British PM reshuffles Cabinet but leaves in place those responsible for biggest divisions
Britain has a revamped Cabinet, in which ministers who adopt a more moderate stance towards the European Union, and who want their country to maintain cordial relations with the EU after the British leave the bloc next year, appear to be in the ascendancy.
But the Cabinet reshuffle which Prime Minister Theresa May implemented on Monday has failed to bolster her position, both inside her ruling Conservative Party and the country. And it may be the harbinger of future political troubles for Mrs May.
Although the outgoing Cabinet was only formed in the aftermath of last June's general election, a reshuffle became inevitable after Mr Damian Green, the Deputy Prime Minister and one of Mrs May's closest advisers, was forced to resign shortly before Christmas because of allegations of sexual harassment of colleagues.
It was acknowledged from the start in London that, although the reshuffle theoretically gave Mrs May the chance to improve the workings of government and tighten control over her Cabinet, the fact that the Prime Minister does not enjoy an overall majority in Parliament means her ability to appoint and dismiss ministers would always be limited.
And so it proved: the ministers responsible for the biggest divisions inside the Cabinet were left untouched. These include Finance Minister Philip Hammond who has angered many Tory MPs by often appearing to undermine the government's position in the separation negotiations with the EU, as well as Foreign Minister Boris Johnson, who often amuses the media with his apparently patchy understanding of the finer points of diplomacy and is regarded as fundamentally disloyal.
Both remain in their posts, as does Mr David Davis, the minister responsible for handling the EU divorce talks, another thorn in the PM's flesh. Mrs May judged - probably correctly - that she could not afford to have any of them dismissed from the Cabinet and sulk on the parliamentary backbenches, where they may pose a mortal threat to her rule.
Nevertheless, the British leader did make a handful of changes which, although not necessarily attention-grabbing, will improve her handling of policy. The first was the appointment of Mr Brandon Lewis, a 46-year-old MP highly regarded by his peers, as party chairman, a key post which requires total loyalty to the PM.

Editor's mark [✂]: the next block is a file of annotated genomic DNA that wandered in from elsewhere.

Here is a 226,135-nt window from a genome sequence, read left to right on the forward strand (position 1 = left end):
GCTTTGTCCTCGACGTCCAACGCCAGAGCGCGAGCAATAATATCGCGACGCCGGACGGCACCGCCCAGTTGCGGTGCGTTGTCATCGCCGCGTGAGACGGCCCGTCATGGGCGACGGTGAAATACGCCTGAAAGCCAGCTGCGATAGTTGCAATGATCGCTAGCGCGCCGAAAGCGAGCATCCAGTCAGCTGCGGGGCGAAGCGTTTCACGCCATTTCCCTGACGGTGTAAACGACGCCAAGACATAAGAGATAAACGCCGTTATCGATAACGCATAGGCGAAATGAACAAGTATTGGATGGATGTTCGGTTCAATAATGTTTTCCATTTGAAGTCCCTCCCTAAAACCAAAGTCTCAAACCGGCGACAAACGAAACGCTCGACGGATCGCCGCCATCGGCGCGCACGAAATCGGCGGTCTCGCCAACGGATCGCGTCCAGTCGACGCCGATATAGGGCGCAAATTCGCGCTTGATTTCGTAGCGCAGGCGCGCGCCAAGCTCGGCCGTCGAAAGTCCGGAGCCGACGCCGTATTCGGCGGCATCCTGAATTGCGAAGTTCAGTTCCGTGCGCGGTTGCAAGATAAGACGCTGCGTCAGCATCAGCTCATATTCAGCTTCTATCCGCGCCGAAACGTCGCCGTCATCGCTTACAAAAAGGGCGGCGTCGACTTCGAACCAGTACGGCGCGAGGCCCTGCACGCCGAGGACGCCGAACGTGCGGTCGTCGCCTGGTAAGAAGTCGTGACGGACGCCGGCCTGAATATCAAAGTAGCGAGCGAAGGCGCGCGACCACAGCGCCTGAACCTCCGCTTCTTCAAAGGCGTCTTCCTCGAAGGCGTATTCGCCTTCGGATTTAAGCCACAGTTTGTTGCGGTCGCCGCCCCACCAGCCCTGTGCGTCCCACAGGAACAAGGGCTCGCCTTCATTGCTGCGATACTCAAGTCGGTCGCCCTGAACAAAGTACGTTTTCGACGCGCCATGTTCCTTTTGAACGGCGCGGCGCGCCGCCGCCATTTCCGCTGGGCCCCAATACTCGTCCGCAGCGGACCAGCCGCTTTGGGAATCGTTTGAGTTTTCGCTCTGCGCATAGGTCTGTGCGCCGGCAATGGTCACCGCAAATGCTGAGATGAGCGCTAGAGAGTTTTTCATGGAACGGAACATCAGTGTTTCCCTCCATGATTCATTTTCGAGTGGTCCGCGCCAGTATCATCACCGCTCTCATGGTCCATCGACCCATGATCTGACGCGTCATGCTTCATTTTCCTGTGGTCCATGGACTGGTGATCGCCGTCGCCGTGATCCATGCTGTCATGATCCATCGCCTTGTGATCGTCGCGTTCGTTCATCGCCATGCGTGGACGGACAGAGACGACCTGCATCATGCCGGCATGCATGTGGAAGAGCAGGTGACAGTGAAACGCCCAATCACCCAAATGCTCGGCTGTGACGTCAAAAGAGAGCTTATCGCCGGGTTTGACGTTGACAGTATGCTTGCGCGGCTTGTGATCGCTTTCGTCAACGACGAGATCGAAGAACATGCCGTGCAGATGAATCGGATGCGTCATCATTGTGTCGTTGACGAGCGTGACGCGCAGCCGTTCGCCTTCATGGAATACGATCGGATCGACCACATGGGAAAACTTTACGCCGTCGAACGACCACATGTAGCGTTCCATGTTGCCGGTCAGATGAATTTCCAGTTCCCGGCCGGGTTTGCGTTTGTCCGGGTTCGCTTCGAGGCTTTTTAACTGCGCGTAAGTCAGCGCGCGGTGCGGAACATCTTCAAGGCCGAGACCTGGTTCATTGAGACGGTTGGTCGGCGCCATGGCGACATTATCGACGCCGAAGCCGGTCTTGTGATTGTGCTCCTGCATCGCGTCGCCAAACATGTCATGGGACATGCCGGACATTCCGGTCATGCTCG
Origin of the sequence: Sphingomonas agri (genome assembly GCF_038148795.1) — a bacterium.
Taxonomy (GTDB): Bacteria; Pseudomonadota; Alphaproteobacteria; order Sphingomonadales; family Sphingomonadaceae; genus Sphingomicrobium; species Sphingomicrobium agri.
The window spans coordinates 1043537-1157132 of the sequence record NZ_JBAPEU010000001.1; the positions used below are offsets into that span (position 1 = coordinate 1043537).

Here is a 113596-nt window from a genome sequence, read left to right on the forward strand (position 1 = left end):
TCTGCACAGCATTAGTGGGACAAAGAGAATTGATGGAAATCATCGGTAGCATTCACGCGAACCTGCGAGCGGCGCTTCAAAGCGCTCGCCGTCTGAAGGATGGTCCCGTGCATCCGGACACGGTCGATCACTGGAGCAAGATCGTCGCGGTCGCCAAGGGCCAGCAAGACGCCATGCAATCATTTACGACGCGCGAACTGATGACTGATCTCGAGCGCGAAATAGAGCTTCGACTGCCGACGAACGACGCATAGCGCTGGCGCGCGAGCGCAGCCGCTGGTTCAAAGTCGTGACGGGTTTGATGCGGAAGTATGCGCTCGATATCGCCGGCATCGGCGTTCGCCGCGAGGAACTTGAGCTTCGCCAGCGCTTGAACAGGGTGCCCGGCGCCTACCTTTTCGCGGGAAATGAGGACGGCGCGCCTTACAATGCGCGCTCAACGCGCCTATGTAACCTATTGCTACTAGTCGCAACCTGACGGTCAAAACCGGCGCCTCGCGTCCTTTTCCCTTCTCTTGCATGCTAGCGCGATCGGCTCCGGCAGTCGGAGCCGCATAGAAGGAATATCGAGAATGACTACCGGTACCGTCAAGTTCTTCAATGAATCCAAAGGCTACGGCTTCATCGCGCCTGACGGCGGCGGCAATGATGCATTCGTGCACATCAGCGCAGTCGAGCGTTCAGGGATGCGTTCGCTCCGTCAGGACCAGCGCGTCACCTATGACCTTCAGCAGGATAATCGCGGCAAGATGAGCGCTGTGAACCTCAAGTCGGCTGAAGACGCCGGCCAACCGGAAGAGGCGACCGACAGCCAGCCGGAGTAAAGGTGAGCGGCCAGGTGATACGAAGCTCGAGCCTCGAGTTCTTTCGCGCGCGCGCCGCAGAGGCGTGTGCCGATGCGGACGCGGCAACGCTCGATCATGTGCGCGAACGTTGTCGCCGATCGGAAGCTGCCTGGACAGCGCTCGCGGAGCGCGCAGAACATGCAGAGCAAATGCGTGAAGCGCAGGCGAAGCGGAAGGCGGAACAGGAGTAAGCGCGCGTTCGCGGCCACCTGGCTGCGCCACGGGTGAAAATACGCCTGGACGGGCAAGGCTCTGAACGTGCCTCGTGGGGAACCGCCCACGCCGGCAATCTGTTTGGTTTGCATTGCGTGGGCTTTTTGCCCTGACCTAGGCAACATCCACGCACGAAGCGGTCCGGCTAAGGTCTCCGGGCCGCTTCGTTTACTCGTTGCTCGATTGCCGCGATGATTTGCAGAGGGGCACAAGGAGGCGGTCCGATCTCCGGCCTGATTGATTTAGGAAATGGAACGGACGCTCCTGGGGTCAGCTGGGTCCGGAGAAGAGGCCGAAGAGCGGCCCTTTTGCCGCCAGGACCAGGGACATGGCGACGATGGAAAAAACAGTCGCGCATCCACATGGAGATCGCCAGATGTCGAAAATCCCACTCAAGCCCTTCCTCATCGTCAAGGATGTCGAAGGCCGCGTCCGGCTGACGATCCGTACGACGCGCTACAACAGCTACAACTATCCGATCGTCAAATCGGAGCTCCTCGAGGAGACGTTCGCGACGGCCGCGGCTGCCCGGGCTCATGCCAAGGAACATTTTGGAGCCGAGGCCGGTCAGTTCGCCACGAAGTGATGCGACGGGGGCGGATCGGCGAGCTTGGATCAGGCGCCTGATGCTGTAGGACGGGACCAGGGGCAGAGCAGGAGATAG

She also promoted Mr James Cleverly, the son of African immigrants and a relatively new MP, to the post of deputy party leader; Mr Cleverly is seen as a fast-rising political star, fully deserving his family name, as the joke among his colleagues goes.
Significantly, the PM appointed Mr David Lidington, another loyal supporter, as Cabinet Office Minister, a position which entails the coordination of policy across government departments. Mr Lidington served previously as Europe Minister and is known for his fine grasp of EU bureaucratic detail; he is also an ardent pro-European, so his appointment is intended to signal Mrs May's preference for a separation deal with the EU which maintains as many of Britain's links with Europe as possible.
Still, the reshuffle was chaotic, and thereby failed to boost Mrs May's authority. Conservative Party headquarters initially identified the wrong person as the new party chief, a mistake which recalled the goofy comedy of errors at the party conference last year, when letters from a slogan on the party platform started dropping as the PM was speaking.
Worse, two ministers refused to be moved to new positions; one - Education Minister Justine Greening - simply resigned, while the other - Health Minister Jeremy Hunt - successfully persuaded the PM that he should remain in his post. Mrs May's inability to impose her will on her ministers and the failure of her advisers to prepare the ground adequately for the reshuffle will do nothing to enhance her claim to competence.
Be that as it may, Mrs May looks safe for the moment. There is no single candidate within the party who could take her job. And in her own, often unstated way, the PM can still surprise. Few political observers in London believed that she would be able to conclude the preliminary separation negotiations with the EU by the end of last year, but she did so.
And although she is not particularly good at asserting her authority, she is very good at absorbing political blows and persevering. And that may turn out to be her biggest asset.
A version of this article appeared in the print edition of The Straits Times on January 10, 2018, with the headline 'May fails to stamp her authority'. Print Edition | Subscribe
We have been experiencing some problems with subscriber log-ins and apologise for the inconvenience caused. Until we resolve the issues, subscribers need not log in to access ST Digital articles. But a log-in is still required for our PDFs.